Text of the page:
Three Oaks, Michigan, United States
Sometimes, looks can be deceiving. This is certainly one of those times, as Toyota successfully trolled the entirety of the media corps at the 2014 SEMA Show by rolling an innocent-looking Camry onto the floor... only to lift literally the entirety of its body to reveal an 850-horsepower, tube-framed dragster. Well, we have been asking for a more driver-oriented Toyota.
While it's designed to go fast in a straight line, the origin of the Camry Dragster's parts might be surprising. The 5.7-liter V8 engine, transmission, rear axle and electronics were plucked from the Toyota Tundra pickup. Toyota Racing Development donated a supercharger, while a wet-nitrous-injection system was also tacked on for that little extra something. Those goodies will help propel this anonymous looking monster through the quarter mile in just 9.8 seconds.
"This is the most extreme build we've ever unveiled at SEMA," said Toyota's motorsports chief Steve Appelbaum said in a statement. "The transformation from seemingly stock Camry to full-blown racecar just shocks the senses. Chuck Wade and the team at Motorsports Technical Center did a truly spectacular job executing the vision of this project."
You'd be forgiven for thinking just because the Lexus LFA has ended its production run (it's been over a year now) that Toyota would have ceased its development. You'd be forgiven, but Gazoo Racing is here to tell you you'd still be wrong.
One of Toyota's many works racing teams, Gazoo is returning to the 24-hour endurance race at the Nürburgring this year with a trio of entries. One is based on the Toyota GT86 (which we know as the Scion FR-S), and one is essentially the same LFA that it's entered in years past. But the third vehicle is dubbed Code X.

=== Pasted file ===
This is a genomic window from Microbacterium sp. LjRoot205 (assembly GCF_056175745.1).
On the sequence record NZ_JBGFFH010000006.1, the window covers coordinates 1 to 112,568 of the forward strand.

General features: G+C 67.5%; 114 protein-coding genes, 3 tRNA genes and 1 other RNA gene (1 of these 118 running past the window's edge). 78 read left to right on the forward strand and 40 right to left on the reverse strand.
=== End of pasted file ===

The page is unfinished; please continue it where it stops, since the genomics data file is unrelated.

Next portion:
It's also based on the LFA, but its 4.8-liter V10 engine has been bored out to 5.3 liters, raising its output to untold levels. It's got a full carbon-fiber chassis and a range of other enhancements that Gazoo isn't telling us about just yet, but they should turn the LFA Code X from a road-going supercar beyond a racecar and into a rolling research lab. Considering that Gazoo has been racing at the 'Ring since 2007 and fielding versions of the LFA there since 2008, it'll be interesting to see how the Code X version fares.
When the doors open at the LA Auto Show in a few weeks, Scion will be on hand to showcase its new iM Concept. But considering what little Toyota's youthful brand has revealed about the concept so far, it's led to rampant speculation. And the prevailing wisdom seems to point towards a production iM arriving as a Scion-badged version of the Toyota Auris.
For those unfamiliar, the Auris is to European (and other) markets essentially what the Matrix is (was?) to ours: a hatchback version of the Corolla. The model line was first introduced in 2006, looking in its first iteration like an overgrown version of the contemporary second-gen Yaris, and was replaced with the current model in 2012. It's available as a five-door hatch or wagon, with a range of gasoline, diesel and hybrid powertrains available.
If the rumors - spurred by the similarity of the iM concept's nose depicted in the teasers - prove accurate, and public reception to the idea ends up spurring Toyota to put it into action, it wouldn't be the first overseas Toyota brought over as a Scion. The Scion iQ was sold as the Toyota iQ overseas years before it arrived here.